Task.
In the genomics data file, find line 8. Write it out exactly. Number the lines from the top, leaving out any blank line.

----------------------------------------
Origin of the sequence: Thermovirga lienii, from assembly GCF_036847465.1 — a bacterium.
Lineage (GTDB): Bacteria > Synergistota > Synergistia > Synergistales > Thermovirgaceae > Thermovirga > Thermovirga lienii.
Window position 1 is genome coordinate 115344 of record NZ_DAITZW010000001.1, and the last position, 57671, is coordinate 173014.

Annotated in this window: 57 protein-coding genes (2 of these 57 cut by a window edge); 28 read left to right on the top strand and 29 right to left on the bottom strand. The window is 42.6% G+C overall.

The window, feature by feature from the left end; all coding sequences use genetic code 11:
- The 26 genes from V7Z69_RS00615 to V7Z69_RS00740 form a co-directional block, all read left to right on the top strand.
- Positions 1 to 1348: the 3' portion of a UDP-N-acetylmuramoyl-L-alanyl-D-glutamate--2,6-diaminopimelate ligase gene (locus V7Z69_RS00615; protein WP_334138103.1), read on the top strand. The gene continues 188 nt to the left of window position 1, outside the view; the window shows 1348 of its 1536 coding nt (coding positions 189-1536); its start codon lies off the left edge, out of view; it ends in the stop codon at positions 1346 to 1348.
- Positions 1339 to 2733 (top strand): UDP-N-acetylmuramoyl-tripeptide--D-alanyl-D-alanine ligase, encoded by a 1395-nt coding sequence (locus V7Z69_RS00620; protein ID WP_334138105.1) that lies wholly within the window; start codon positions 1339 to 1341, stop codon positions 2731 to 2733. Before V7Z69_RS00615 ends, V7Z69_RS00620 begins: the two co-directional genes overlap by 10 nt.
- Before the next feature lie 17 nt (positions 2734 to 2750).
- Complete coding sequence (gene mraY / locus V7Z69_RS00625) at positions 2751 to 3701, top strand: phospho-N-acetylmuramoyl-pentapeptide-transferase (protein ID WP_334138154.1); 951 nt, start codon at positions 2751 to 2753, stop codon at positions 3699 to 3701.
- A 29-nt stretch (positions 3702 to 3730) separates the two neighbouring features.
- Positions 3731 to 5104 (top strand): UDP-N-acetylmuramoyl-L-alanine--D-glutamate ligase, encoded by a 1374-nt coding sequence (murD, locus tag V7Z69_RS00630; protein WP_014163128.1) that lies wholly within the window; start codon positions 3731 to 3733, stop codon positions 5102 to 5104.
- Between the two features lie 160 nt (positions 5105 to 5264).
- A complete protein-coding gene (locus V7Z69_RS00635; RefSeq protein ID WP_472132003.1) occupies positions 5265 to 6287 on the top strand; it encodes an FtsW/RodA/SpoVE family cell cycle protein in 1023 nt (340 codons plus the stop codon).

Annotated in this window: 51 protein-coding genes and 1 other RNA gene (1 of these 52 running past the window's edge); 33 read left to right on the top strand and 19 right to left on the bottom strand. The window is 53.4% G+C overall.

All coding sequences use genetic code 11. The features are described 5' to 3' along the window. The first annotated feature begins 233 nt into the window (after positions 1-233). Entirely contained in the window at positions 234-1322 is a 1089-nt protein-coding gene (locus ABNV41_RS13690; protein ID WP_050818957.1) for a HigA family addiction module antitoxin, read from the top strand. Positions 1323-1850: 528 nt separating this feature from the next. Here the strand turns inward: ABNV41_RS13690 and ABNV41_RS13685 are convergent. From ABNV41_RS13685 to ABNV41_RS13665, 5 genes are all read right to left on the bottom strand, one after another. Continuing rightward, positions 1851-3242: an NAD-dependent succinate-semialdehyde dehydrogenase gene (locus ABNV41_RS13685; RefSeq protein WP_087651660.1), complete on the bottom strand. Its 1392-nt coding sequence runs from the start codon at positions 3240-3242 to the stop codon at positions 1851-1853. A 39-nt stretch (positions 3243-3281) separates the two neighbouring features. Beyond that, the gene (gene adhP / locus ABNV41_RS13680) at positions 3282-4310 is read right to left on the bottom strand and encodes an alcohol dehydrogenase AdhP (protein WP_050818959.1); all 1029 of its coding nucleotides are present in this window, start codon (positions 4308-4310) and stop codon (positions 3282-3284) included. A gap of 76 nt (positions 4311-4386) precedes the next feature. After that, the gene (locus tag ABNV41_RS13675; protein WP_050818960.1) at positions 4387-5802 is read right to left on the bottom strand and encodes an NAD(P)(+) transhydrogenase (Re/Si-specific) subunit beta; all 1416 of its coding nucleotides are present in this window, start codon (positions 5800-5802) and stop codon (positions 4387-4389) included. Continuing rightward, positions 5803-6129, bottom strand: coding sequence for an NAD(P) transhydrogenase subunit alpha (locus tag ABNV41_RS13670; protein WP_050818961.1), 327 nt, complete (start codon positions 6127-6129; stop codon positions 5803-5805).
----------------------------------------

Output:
- Positions 1339 to 2733 (top strand): UDP-N-acetylmuramoyl-tripeptide--D-alanyl-D-alanine ligase, encoded by a 1395-nt coding sequence (locus V7Z69_RS00620; protein ID WP_334138105.1) that lies wholly within the window; start codon positions 1339 to 1341, stop codon positions 2731 to 2733. Before V7Z69_RS00615 ends, V7Z69_RS00620 begins: the two co-directional genes overlap by 10 nt.